Warren County Board of Education will have an inventory of all capital assets. Each asset’s inventory record will include: description, year of acquisition, method of acquisition (e.g., purchase, donation, etc.), funding source, cost or estimated cost, salvage value, and estimated useful life. The inventory record will also identify the function(s) that use the asset. Warren County Board of Education will report capital assets that serve essentially all functions on a separate line or as part of the general administration (or its counterpart) function. If depreciation is reported as a separate line item, the face of the statement must clearly indicate that this line item excludes depreciation expense charged to functions.
Warren County Board of Education will do its best to determine historical costs or estimated historical cost of capital assets on hand. Future asset acquisition will be valued at the acquisition cost for purchased items and donated items will be capitalized at fair market value on the donated date.
3. Recording Land
Land is to be capitalized but not depreciated. It is recorded at historical cost and remains at that cost until disposal. If there is a gain or loss on the sale of land, it is reported as a special item in the statement of activities.
Warren County Board of Education will record land at historical cost, if known. If the historical cost is not known; alternate methods of evaluation, such as land value comparisons, historical values and advice from specialists such as the Assessor of Property will be utilized. Evaluation methods shall be fully documented.
4. Recording Land Improvements
Land improvements include items such as excavation, non-infrastructure utility installation, driveways, sidewalks, parking lots, flagpoles, retaining walls, fencing, outdoor lighting, and other non-building improvements intended to make the land ready for its intended purpose. Land improvements can be further categorized as non-exhaustible and exhaustible.
Non-Exhaustible - Expenditures for improvements that do not require maintenance or replacement, expenditures to bring land into condition to commence erection of structures, expenditures for improvements not identified with structures, and expenditures for land improvements that do not deteriorate with use or passage of time are additions to the cost of land and are generally not exhaustible and therefore not depreciable.
Exhaustible - Other improvements that are part of a site, such as parking lots, landscaping and fencing are usually exhaustible and are therefore depreciable. Depreciation of site improvements is necessary if the improvement is exhaustible.
5. Recording Buildings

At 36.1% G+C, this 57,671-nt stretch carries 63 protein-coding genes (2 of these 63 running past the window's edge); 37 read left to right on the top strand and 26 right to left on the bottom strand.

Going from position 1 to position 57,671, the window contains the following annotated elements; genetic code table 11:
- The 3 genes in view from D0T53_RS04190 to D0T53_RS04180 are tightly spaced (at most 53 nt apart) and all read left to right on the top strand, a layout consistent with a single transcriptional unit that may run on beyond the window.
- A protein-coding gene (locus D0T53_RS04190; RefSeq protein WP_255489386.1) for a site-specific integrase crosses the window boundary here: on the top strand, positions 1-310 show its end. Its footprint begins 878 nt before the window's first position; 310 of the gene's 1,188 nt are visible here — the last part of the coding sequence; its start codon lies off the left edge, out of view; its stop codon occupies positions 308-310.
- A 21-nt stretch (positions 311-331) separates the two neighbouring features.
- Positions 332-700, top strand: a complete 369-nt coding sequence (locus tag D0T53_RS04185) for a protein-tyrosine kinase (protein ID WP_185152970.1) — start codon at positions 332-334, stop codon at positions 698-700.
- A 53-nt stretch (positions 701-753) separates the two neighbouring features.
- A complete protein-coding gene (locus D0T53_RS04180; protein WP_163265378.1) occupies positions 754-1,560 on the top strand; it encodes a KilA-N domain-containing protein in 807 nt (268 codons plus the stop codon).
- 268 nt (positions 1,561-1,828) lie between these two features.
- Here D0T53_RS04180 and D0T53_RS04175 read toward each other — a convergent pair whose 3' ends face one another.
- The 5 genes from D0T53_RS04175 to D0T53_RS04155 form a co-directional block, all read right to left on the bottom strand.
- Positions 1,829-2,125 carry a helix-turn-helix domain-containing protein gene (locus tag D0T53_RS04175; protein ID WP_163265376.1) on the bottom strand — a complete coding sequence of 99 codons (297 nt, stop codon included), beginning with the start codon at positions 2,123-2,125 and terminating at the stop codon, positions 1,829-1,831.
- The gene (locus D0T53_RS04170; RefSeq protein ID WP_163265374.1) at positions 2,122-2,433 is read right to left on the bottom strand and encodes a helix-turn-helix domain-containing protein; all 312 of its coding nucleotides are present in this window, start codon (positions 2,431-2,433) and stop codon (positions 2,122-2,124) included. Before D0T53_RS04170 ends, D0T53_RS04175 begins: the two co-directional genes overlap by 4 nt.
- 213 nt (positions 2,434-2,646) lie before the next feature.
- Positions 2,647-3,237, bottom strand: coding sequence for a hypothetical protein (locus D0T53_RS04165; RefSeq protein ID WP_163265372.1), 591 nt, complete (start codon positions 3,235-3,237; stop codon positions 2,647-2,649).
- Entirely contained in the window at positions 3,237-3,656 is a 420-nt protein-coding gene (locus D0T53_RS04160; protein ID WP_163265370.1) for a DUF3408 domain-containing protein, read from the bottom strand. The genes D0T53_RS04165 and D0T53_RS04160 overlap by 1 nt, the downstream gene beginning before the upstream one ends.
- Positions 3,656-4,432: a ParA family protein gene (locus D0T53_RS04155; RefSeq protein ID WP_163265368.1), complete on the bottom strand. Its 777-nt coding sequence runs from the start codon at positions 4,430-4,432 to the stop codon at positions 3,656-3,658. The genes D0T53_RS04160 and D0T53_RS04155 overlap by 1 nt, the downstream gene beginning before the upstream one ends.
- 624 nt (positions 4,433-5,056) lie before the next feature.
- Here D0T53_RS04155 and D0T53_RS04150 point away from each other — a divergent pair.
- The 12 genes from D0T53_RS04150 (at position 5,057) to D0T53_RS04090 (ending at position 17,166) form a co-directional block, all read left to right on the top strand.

Buildings should be recorded at either their acquisition cost or construction cost. The cost of new construction should be carefully evaluated. Existing buildings, if original costs is not known,replacement value figured by county’s insurance agent, will be figured using the CPI Index to back trend into original value. Usually projects consist of major components such as land, land improvements, building construction (including professional fees and permits), furniture, fixtures and equipment. In addition, buildings include components (e.g., roof, air conditioner system, etc.) that should be recorded separately when significant because these building components have different useful lives. The value of each component needs to be determined and placed within its own category.
Warren County Board of Education will record buildings at either their acquisition cost or construction cost. If the buildings were constructed by debt proceeds, the cost of new construction will be the total amount of debt issued with allowance for components such as land, land improvements, building construction (including professional fees and permits), furniture, fixtures and equipment, roof, air conditioner system, etc. who separate cost can be determined. Warren County Board of Education will record these components separately when significant because these components have different useful lives. The value of each component will be determined and placed within its own category.
6. Recording Building Improvements
Building improvements that extend the useful life should be capitalized. Board of Educational entities should therefore review major maintenance projects for the last several years to determine those that should become part of the restatement of assets for purposes of complying with Statement 34.
Examples of building improvements include roofing projects, major energy conservation projects, remodeling and replacing of major building components. A Board of Educational entity will need to determine the practicality of identification of these projects and prepare an inventory.
The inventory will need to include a project description, the year completed, funding source and dollar amounts. Only those projects that meet the capitalization threshold need to be included. Further, as a practical matter, Board of Educational entities should establish a cutoff date for retroactive recognition of site and facility improvements. It is recommended that Board of Educational entities review projects for the last three to five years unless meaningful data are readily available for preceding years.